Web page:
The fire broke out about 3:55 p.m. and despite the fact that the fire department was notified almost immediately, it was soon burning out of control. Four Lloyd Line ships were docked in Hoboken at the time, the Saale, Bremen, Main, and the line's flagship, the Kaiser Wilhelm der Grosse, then the largest passenger ship in the world. The Saale was scheduled to depart the next morning; the others were busy loading in coal for departures later in the week. The Kaiser Wilhelm also had a number of tourists aboard who had come to see the magnificent ship up close.
Within a few minutes, the fire had leaped from the pier to the Saale and within twenty minutes all four ships were on fire. The blaze was so huge that it could be seen from every office tower in Manhattan as well as from points south on the Jersey Shore. Dozens of ships in the harbor raced to aid of the burning vessels. The Kaiser Wilhelm, which carried the most passengers, was pulled into the Hudson. Though her bow and stern had caught fire, these blazes were soon brought under control and the ship was able to anchor safely in the river near 46th Street. All passengers and crew on the Kaiser Wilhelm were saved.
The same could not be said about the other ships. The Saale and Bremen (the two ships closest to the initial fire) had burned through their mooring lines and were adrift. The Saale floated down toward Governors Island and the Bremen floated toward Pier 18 (at today's South Street Seaport), where it set the pier on fire. In both ship, dozens of people were trapped and while they were able to open the portholes (or the glass had burst in the fire), they could not get out -- portholes in this era were only 11 inches wide.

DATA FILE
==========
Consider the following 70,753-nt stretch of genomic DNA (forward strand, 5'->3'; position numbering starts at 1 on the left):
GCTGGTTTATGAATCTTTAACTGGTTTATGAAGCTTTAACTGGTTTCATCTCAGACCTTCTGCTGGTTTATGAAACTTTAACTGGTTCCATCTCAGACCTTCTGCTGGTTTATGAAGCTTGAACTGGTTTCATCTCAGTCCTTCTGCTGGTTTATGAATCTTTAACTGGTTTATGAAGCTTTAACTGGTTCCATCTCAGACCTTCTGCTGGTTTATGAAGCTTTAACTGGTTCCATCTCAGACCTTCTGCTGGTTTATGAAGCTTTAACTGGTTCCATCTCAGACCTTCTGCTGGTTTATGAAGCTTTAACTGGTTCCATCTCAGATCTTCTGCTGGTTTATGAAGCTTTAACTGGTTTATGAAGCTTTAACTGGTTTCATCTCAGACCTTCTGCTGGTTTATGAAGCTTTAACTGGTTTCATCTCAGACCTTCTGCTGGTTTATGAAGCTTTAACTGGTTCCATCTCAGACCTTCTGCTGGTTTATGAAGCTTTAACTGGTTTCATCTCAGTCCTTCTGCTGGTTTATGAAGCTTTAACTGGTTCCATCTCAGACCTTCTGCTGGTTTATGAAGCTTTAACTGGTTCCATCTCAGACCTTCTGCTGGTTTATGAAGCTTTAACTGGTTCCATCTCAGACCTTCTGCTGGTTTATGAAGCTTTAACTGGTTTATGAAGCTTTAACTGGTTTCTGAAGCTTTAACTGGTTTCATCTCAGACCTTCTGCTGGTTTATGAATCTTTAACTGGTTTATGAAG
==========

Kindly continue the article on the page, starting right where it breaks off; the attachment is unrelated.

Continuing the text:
The Saale was eventually towed to Communipaw, New Jersey, where she sank ten minutes after arrival. The Bremen and Main were tugged to Weehawken. The Kaiser Wilhelm had seen so little damage that she was put back in service almost immediately.* The Bremen and Main needed major repairs, but they, too, soon rejoined the Lloyd Line. But the Saale, the oldest of the four ships, was scrapped. In all over 27 ships were damaged that day in the fire, many of them tugboats that had come to the aid of the burning cruisers.
Just four years later, the General Slocum would catch fire in the East River leading to the death of 1,021 New Yorkers. These two events were instrumental in improving safety regulations on passenger ships in American waters.
* The Kaiser Wilhelm was converted into a military transport during World War I and sank off the coast of Africa.
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Read more about the General Slocum and New York's importance as a shipping city inInside the Apple: A Streetwise History of New York City.
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